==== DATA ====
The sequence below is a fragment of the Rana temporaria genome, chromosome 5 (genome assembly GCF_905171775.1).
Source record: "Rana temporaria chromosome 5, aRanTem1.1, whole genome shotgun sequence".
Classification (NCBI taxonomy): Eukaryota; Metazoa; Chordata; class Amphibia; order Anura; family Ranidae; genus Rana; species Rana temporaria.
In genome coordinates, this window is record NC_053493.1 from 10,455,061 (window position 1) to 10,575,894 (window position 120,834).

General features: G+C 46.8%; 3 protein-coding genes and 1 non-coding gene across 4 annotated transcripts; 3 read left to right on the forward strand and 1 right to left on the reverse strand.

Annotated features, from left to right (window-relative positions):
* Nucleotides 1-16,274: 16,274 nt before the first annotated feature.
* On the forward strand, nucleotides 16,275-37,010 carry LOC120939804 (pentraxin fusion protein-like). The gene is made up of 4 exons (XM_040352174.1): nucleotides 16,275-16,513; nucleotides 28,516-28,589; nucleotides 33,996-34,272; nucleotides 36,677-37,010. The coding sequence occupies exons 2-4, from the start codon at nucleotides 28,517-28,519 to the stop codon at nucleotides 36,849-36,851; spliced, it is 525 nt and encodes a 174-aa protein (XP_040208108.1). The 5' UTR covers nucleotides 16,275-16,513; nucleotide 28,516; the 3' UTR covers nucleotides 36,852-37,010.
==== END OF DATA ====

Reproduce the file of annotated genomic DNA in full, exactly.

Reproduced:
The sequence below is a fragment of the Rana temporaria genome, chromosome 5 (genome assembly GCF_905171775.1).
Source record: "Rana temporaria chromosome 5, aRanTem1.1, whole genome shotgun sequence".
Classification (NCBI taxonomy): Eukaryota; Metazoa; Chordata; class Amphibia; order Anura; family Ranidae; genus Rana; species Rana temporaria.
In genome coordinates, this window is record NC_053493.1 from 10,455,061 (window position 1) to 10,575,894 (window position 120,834).

General features: G+C 46.8%; 3 protein-coding genes and 1 non-coding gene across 4 annotated transcripts; 3 read left to right on the forward strand and 1 right to left on the reverse strand.

Annotated features, from left to right (window-relative positions):
* Nucleotides 1-16,274: 16,274 nt before the first annotated feature.
* On the forward strand, nucleotides 16,275-37,010 carry LOC120939804 (pentraxin fusion protein-like). The gene is made up of 4 exons (XM_040352174.1): nucleotides 16,275-16,513; nucleotides 28,516-28,589; nucleotides 33,996-34,272; nucleotides 36,677-37,010. The coding sequence occupies exons 2-4, from the start codon at nucleotides 28,517-28,519 to the stop codon at nucleotides 36,849-36,851; spliced, it is 525 nt and encodes a 174-aa protein (XP_040208108.1). The 5' UTR covers nucleotides 16,275-16,513; nucleotide 28,516; the 3' UTR covers nucleotides 36,852-37,010.